The Theme of Slavery in The Adventures of Huckleberry Finn Essay Example
“Man is the only slave. And he is the only animal who enslaves. He has always been a slave in one form or another...”( Twain). Mark Twain’s novel, The Adventures of Huckleberry Finn, delves into these ideas on the evils of slavery through the eyes of a young boy living in the Antebellum period. Twain describes the book as, “[i]t is a novel where a sound heart and a deformed conscience come into collision and conscience suffers defeat. The conscience – that unerring monitor—can be trained to any wild thing you want it to approve.” The title character, Huckleberry Finn, discovers the difference between his deformed conscience, what society has told him is right and wrong, and his sound heart, what he truly believes is moral, and uses it to save a man’s life.
Huck is a young teenager from Missouri who strikes on an adventure with his caretaker’s runaway slave, Jim. The two travel down the Mississippi River while Huck develops his own morals. The first instance of this comes when Huck and Jim have just stolen a canoe from robbers and left them for dead on a steamboat wreckage. Huck is feeling guilty over his choice to help free Jim when slave catchers come down the river. Huck manages to lie his way out and protects Jim’s identity, despite his growing concerns. While some may argue that Huck believes in societal morals, it is evident in chapter sixteen when Huck lies to the slave catchers about who Jim is, he discovers his sound heart and acts upon it to save Jim’s freedom.
Twain uses sensory words to show Huck and Jim feeling similar emotions, but in opposite ways. At the beginning of their journey, Jim is elated at his chance at freedom while Huck feels guilty and upset with himself. In the first two lines, Twain describes both characters as “trembly and feverish” (66). Twain uses the same words to describe both Huck and Jim to highlight the emotional tumult between them. Jim is so excited and hopeful that he can’t stand still and is heating up with all his joy. On the other hand, Huck feels his conscience weighing down on him. He thinks about how he’s hurting Ms. Watson by stealing her “property” and she does not deserve that. All the pressure from society is telling him he’s doing the wrong thing, and he physically experiences that guilt.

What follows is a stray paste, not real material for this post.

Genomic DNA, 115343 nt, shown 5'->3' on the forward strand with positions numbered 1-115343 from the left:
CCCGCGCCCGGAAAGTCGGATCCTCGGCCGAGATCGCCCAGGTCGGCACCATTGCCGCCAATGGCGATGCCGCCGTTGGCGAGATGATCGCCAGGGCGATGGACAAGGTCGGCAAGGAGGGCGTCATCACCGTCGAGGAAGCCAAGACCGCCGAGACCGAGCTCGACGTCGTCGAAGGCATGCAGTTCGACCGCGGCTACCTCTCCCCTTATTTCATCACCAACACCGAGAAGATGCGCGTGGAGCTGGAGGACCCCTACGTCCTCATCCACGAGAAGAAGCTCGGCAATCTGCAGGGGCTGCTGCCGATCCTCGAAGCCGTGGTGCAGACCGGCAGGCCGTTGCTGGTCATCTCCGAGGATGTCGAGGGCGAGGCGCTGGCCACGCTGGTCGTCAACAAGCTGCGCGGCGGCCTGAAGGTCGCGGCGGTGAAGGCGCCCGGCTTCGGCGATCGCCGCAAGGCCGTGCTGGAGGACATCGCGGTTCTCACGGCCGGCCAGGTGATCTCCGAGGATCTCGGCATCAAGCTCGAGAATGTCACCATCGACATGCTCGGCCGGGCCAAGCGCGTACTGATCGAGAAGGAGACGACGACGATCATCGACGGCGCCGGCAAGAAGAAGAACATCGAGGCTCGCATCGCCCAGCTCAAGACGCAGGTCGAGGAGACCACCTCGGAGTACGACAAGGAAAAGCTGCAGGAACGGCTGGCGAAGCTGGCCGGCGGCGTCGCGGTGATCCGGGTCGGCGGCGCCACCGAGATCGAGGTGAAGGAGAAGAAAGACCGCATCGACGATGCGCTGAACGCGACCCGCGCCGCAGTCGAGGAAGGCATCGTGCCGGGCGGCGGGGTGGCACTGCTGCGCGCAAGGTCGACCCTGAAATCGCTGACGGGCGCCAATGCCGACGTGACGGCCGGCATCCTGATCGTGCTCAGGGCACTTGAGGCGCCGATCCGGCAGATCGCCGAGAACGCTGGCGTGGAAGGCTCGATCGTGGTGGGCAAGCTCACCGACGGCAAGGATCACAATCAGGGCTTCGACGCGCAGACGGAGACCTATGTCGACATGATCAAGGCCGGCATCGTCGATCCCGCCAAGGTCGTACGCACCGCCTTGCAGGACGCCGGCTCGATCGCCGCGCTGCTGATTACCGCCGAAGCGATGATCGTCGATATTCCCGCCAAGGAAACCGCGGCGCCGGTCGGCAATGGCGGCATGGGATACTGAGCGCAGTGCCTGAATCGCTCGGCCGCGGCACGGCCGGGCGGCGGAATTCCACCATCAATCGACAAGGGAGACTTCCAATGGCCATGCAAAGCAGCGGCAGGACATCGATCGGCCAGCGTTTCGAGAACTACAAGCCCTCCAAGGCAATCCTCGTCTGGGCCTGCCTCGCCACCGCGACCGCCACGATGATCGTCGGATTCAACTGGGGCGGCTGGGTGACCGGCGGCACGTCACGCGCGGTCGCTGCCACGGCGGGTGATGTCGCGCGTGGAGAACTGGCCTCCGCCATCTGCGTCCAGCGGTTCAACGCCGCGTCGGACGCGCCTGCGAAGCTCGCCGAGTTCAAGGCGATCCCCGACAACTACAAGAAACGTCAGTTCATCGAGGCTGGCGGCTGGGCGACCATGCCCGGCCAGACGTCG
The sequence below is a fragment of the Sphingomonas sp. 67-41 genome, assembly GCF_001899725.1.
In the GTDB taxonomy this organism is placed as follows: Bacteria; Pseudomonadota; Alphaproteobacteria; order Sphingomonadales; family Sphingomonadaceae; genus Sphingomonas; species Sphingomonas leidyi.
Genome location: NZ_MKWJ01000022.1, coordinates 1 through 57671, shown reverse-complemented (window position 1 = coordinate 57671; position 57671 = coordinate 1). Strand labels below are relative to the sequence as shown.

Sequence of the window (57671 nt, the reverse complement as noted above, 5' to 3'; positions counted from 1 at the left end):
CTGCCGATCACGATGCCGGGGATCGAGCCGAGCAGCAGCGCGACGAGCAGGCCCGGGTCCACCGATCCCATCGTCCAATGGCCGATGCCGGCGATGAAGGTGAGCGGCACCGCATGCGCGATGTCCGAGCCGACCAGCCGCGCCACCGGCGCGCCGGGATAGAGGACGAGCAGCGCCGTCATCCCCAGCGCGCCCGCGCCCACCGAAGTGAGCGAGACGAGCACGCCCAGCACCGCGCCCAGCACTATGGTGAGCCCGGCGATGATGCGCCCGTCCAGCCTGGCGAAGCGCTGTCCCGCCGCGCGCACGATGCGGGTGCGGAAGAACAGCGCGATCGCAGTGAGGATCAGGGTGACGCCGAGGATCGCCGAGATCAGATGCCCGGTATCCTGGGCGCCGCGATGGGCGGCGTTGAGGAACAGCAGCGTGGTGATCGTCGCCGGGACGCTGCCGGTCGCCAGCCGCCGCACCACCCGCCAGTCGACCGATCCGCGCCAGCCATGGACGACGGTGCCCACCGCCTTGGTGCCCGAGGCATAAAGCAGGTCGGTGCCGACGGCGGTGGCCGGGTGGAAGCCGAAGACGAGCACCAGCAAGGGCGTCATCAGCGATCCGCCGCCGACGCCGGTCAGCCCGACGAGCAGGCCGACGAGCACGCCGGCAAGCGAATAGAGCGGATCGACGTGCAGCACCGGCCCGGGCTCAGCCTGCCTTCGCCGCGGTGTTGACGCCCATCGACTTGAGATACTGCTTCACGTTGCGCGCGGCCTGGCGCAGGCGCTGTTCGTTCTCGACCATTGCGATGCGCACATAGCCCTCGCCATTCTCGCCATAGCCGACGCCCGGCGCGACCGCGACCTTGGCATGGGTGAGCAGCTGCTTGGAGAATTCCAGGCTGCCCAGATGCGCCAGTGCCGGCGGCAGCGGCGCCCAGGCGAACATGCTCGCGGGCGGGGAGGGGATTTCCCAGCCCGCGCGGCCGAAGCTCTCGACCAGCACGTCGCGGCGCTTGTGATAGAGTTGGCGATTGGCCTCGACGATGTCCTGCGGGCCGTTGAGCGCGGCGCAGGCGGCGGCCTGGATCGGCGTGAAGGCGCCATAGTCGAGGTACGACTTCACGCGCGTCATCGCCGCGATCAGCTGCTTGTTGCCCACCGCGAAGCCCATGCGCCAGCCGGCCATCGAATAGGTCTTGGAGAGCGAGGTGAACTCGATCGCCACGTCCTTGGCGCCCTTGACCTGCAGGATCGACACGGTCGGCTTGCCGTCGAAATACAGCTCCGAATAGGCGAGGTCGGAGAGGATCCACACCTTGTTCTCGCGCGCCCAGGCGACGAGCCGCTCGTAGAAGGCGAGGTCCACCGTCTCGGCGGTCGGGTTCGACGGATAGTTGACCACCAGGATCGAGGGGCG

Huck and Jim remain on the edge as they, “fidgeted up and down” (ib.id). Again, Twain has both characters doing the same actions but for completely different emotional reasons. Jim is anxious for his freedom while Huck is extremely guilty. Huck has not learned enough about Jim yet to justify his actions. Just before this, he made Jim enter the steamboat despite his protests as Jim knows he’s not in a position to deny Huck. He’s still afraid Huck could turn him in, as there have not been any instances to prove otherwise. The two still have to develop a trusting relationship.
Huck struggles between what society has taught him about morality and what he truly believes is the right thing. As Huck and Jim are escaping down the river after the steamboat wreck incident, Huck starts to realize what he’s doing. Huck lets society, and the conscience it ingrained in him, get the best of him. Rather than think for himself, the conscience within him tells him what he’s doing is wrong. All the influence of Ms. Watson, the widow, and Pap are evident as he feels immense guilt and wrongdoing. However, despite feeling ashamed about allowing Jim to be free, he continues to save Jim by lying to the slave catchers. When they approach Huck, he hides Jim away and tells them Jim is his sick father. They leave them alone and Jim tells Huck how grateful he is, while Huck continues to feel awful. While Huck doesn’t feel good about himself, he still makes decisions of the sound heart as he’s able to look past his surface-level conscience and see how much he truly cares for Jim. When it’s most important, he puts his feelings aside and does what’s truly right. It’s clear his sound heart is guiding him through his actions and his deformed conscience only reaches the surface after he’s made his decisions.
Huck continues to grow on his journey down the Mississippi River with Jim and discover the person he truly wants to be. The start of this journey is that moment where Huck saves Jim from the slave catchers. Despite his feelings of shame and guilt, he chooses to help Jim get his freedom. He can look past everything society has taught him and do the truly right thing. Some people had to die and things had to be stolen to get to this moment, yet it all leads up to Huck realizing what he believes is right and wrong. Society tells him the opposite, and while he feels the consequences of that internally, he looks past it and continues to help Jim throughout the rest of the novel. It’s extremely difficult to ignore what society says is good and bad, but sometimes it’s crucial to do so. Society is always fluctuating on what’s okay and what’s not, it’s up to the individuals to determine what they believe in and follow their own morality.